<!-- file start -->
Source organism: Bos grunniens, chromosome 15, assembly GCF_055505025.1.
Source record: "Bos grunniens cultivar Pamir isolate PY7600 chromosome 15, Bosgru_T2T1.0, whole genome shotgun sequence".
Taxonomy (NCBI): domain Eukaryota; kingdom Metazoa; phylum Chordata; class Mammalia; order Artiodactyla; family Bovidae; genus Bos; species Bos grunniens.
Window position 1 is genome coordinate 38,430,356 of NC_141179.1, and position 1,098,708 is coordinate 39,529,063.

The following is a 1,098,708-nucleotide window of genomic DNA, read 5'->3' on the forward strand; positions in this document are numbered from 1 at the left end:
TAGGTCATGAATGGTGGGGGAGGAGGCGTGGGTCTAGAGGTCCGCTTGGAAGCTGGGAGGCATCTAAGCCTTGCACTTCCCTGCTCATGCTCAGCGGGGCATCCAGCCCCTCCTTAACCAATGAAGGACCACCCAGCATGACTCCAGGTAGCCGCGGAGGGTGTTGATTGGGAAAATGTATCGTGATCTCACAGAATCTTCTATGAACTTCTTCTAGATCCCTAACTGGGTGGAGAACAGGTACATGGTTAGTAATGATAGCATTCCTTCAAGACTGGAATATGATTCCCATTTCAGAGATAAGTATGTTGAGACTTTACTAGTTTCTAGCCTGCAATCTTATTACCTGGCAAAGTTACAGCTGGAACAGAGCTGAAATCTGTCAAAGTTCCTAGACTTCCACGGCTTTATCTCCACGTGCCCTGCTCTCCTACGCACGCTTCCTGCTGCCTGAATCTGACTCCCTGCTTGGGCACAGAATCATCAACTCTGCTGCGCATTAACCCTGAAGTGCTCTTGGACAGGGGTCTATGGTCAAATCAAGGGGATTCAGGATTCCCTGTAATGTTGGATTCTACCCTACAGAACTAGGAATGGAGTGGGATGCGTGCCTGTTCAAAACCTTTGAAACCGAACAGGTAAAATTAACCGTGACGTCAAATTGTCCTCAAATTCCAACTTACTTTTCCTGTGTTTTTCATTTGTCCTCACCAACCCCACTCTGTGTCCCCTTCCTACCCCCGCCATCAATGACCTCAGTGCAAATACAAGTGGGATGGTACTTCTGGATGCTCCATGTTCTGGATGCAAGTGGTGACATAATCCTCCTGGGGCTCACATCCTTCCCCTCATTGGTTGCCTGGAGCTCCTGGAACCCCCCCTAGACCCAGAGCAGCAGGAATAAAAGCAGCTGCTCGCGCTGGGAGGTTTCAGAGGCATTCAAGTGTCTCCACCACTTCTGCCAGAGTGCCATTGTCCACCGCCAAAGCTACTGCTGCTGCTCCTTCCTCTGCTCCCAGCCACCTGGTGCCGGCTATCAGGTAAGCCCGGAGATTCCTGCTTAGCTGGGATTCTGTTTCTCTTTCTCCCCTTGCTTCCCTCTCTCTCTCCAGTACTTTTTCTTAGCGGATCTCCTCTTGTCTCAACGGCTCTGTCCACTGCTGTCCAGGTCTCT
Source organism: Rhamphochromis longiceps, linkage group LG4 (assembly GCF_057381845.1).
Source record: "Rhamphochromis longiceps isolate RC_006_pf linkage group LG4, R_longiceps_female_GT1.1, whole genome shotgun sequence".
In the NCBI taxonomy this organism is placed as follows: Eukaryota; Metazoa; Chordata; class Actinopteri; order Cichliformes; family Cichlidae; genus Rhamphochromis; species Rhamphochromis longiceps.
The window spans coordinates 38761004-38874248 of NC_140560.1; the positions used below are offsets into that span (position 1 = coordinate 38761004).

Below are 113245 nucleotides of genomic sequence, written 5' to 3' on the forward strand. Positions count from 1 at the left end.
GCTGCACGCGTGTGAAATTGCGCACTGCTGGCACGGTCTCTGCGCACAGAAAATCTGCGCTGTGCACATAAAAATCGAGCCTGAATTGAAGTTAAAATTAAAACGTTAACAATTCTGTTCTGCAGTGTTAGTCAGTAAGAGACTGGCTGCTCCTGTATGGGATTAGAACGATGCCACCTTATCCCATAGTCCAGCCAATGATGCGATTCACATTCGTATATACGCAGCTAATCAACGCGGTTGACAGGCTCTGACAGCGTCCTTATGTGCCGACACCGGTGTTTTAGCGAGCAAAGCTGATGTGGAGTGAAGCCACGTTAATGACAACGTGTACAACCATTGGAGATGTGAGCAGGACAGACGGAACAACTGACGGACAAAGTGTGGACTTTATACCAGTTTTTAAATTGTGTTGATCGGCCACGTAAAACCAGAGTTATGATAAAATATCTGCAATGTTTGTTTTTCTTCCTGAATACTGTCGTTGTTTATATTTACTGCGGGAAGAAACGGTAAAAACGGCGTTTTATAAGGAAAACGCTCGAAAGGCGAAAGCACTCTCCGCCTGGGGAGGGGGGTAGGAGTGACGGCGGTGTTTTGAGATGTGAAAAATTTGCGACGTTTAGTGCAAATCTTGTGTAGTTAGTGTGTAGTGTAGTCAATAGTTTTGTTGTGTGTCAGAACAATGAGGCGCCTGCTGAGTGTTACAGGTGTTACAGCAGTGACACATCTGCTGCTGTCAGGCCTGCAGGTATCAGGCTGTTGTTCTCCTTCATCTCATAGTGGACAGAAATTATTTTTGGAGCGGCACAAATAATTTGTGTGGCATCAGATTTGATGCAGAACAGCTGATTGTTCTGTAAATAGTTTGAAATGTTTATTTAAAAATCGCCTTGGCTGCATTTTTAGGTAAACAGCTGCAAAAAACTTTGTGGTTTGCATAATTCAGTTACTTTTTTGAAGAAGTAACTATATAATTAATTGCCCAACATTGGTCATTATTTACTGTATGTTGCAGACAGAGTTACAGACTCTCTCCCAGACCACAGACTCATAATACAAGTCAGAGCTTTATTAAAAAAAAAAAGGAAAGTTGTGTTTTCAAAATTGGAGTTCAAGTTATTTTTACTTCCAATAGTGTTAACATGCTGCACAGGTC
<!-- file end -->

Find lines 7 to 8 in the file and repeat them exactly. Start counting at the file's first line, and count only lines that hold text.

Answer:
Source organism: Rhamphochromis longiceps, linkage group LG4 (assembly GCF_057381845.1).
Source record: "Rhamphochromis longiceps isolate RC_006_pf linkage group LG4, R_longiceps_female_GT1.1, whole genome shotgun sequence".